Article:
Communication as ...: Perspectives on Theory

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Gregory J. Shepherd, Jeffrey St. John
SAGE, 2006 - Language Arts & Disciplines - 276 pages
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Communication As... is a collection of 27 essays by leading thinkers in the field of communication theory. Each author in the volume has chosen a particular stance on communication and forwarded it as a primary or essential way of viewing communication with decided benefits over other views. The chapters in the book are brief, argumentative, and forceful; together they explore the wide range of theorizing about communication, cutting across all lines of traditional divisions in the field.
 

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This book is a VERY hard read for anyone not used to the esoteric language. I highly recommend taking your time reading each chapter. Sadly, I did not have that opportunity. With each chapter being written by a different author from a new perspective, it causes you to have to research each idea and author to understand what they are prosing on about. Additionally, it feels as it vocabulary choices were made simply to sound academic and be difficult for the average reader. This tome is certainly not aimed at an average college student but rather to the highly educated, communication focused individual. Don't feel bad or stupid if you must have a dictionary nearby to define terms (beginning at the preface).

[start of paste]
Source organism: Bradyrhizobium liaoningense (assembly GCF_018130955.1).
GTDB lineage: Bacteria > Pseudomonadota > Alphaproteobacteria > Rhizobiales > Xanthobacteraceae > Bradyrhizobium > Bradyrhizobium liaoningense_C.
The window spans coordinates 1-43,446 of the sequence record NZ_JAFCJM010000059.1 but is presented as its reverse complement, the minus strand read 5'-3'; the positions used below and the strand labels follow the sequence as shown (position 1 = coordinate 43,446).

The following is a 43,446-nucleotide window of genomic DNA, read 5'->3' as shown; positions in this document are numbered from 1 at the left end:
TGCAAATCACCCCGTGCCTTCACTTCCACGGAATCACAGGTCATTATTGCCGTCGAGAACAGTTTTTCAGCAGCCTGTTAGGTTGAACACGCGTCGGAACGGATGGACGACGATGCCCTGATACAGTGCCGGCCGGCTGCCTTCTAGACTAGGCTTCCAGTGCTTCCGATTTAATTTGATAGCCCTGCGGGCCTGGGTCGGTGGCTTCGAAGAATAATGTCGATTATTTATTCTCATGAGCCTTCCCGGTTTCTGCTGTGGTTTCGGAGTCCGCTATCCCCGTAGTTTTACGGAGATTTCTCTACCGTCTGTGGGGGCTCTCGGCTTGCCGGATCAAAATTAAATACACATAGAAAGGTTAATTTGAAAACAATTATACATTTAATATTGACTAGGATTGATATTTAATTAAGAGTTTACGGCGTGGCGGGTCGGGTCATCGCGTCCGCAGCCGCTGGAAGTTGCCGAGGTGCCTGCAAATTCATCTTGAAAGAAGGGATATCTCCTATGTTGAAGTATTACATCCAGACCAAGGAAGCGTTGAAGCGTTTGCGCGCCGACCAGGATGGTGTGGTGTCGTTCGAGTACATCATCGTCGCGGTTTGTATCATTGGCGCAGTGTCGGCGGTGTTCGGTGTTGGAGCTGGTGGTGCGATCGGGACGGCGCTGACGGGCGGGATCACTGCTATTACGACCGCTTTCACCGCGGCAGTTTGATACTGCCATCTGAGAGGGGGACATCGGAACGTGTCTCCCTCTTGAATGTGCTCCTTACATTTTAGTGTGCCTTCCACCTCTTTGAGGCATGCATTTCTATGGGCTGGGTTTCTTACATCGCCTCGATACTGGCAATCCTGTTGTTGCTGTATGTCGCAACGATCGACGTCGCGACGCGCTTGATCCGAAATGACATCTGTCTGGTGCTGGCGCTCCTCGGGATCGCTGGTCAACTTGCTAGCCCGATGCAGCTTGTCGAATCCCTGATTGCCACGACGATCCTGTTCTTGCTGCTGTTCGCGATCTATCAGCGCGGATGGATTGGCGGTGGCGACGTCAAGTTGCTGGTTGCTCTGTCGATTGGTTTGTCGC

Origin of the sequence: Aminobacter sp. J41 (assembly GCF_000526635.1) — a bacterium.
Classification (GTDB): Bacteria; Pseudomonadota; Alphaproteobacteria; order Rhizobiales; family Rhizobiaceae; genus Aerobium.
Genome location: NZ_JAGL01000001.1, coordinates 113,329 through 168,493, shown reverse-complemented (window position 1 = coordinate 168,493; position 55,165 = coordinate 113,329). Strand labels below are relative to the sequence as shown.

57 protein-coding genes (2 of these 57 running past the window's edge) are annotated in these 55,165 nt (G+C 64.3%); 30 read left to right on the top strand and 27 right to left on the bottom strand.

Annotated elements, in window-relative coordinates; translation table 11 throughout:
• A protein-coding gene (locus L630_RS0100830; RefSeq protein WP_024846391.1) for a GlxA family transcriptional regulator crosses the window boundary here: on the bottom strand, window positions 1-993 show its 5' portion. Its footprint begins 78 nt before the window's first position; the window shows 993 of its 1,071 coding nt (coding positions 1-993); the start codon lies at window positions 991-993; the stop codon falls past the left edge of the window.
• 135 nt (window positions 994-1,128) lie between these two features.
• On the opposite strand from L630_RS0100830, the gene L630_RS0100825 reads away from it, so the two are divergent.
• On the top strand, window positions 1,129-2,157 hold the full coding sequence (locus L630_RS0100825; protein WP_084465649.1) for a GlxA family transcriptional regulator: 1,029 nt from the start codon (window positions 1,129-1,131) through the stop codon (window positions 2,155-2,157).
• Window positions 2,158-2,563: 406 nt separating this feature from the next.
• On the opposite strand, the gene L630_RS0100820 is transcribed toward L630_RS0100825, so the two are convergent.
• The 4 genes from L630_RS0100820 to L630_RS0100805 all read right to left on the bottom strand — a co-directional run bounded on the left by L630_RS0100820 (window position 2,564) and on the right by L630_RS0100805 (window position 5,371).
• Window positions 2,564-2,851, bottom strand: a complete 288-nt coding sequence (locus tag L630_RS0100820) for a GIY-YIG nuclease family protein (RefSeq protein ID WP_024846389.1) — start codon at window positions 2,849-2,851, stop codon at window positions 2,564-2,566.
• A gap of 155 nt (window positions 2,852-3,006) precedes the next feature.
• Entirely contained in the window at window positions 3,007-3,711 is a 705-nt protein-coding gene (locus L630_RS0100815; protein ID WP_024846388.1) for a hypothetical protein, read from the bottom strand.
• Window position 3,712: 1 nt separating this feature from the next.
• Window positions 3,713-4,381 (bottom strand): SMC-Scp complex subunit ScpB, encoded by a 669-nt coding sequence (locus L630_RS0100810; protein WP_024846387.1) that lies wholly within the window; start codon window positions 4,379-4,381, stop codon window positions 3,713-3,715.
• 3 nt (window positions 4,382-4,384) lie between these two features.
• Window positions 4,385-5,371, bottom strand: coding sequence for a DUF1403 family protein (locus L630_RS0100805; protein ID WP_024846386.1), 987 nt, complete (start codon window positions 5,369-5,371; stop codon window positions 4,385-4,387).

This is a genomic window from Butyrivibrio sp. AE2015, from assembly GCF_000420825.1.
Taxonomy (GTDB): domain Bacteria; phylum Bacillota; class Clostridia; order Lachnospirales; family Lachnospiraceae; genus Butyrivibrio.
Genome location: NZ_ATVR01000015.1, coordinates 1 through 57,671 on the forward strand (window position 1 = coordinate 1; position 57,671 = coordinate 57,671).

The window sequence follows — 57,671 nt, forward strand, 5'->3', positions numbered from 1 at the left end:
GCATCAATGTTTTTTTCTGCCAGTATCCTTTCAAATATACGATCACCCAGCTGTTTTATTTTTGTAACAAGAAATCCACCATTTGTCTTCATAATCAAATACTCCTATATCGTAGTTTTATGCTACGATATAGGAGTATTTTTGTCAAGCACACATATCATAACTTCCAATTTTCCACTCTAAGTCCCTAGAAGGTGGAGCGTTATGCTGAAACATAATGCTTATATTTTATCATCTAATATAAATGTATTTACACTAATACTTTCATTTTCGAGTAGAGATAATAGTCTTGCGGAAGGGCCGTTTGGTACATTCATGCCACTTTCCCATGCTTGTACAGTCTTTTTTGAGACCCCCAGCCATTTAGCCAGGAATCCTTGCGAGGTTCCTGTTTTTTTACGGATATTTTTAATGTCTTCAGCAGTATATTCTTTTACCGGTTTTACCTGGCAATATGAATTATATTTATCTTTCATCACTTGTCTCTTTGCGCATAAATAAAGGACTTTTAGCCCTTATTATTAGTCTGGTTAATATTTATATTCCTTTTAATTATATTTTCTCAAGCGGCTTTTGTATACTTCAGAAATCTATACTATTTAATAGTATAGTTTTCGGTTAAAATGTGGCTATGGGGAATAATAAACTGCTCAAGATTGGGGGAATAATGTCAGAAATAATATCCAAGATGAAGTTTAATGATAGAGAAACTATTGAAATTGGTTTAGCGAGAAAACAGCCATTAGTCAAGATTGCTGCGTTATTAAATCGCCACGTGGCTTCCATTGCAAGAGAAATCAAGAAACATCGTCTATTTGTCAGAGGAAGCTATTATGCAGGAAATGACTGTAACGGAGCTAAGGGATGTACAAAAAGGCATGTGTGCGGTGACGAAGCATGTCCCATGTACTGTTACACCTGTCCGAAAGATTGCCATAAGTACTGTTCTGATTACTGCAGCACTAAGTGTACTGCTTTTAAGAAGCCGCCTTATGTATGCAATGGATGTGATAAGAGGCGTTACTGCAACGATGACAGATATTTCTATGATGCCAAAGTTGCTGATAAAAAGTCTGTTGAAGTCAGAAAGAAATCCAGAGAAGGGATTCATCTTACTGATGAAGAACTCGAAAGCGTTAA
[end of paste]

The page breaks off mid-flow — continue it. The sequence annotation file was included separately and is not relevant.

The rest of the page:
It certainly feels that it is not written to be understood or lauded as a life-changing or communication-changing book.
 

Contents

Relationality
3
Ritual
13
Transcendence
22
Constructive
31
A Practice
38
Collective Memory
51
Vision
60
Embodiment
67
Storytelling
123
Structuring
143
Political Participation 155
159
Diffusion
174
Rational Argument
187
Dissemination
211
Articulation
223
Communicability
242

Raced
75
Social Identity
84
Dialogue
101

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About the author (2006)

Gregory J. Shepherd (Ph.D., University of Illinois) is Professor and Dean of the Scripps College of Communication at Ohio University. His primary scholarly interests are in communication theory and American pragmatism. He is a winner of the Central States Communication Association Outstanding Young Teacher Award, as well as a W. T. Kemper Fellowship for Teaching Excellence. He is co-editor (with Eric Rothenbuhler) of Communication and Community (2001, LEA), and in addition to chapters in various edited volumes, his work has appeared in Communication Monographs, Human Communication Research, Journal of Communication, Communication Yearbook, Communication Studies, Southern Journal of Communication, Communication Research, Journal of Social Psychology, Management Communication Quarterly, Journal of Research and Development in Education, and other scholarly publications.

Jeffrey St. John (Ph.D., University of Washington) is Assistant Professor in the School of Communication Studies at Ohio University. His published work includes essays on legal argument, critical rhetoric, the construction of self at sites of public controversy, and the reception of contested terms— including "tolerance" and "civility"— in public culture. He teaches undergraduate courses in public advocacy, free speech, communication theory, and political rhetoric, and graduate courses in communication theory and public deliberation. His current research projects include a mapping of the rhetorical geography of "moral values" voting patterns (with his colleague Jerry Miller) and a study of mimesis and public memory in contemporary fiction.

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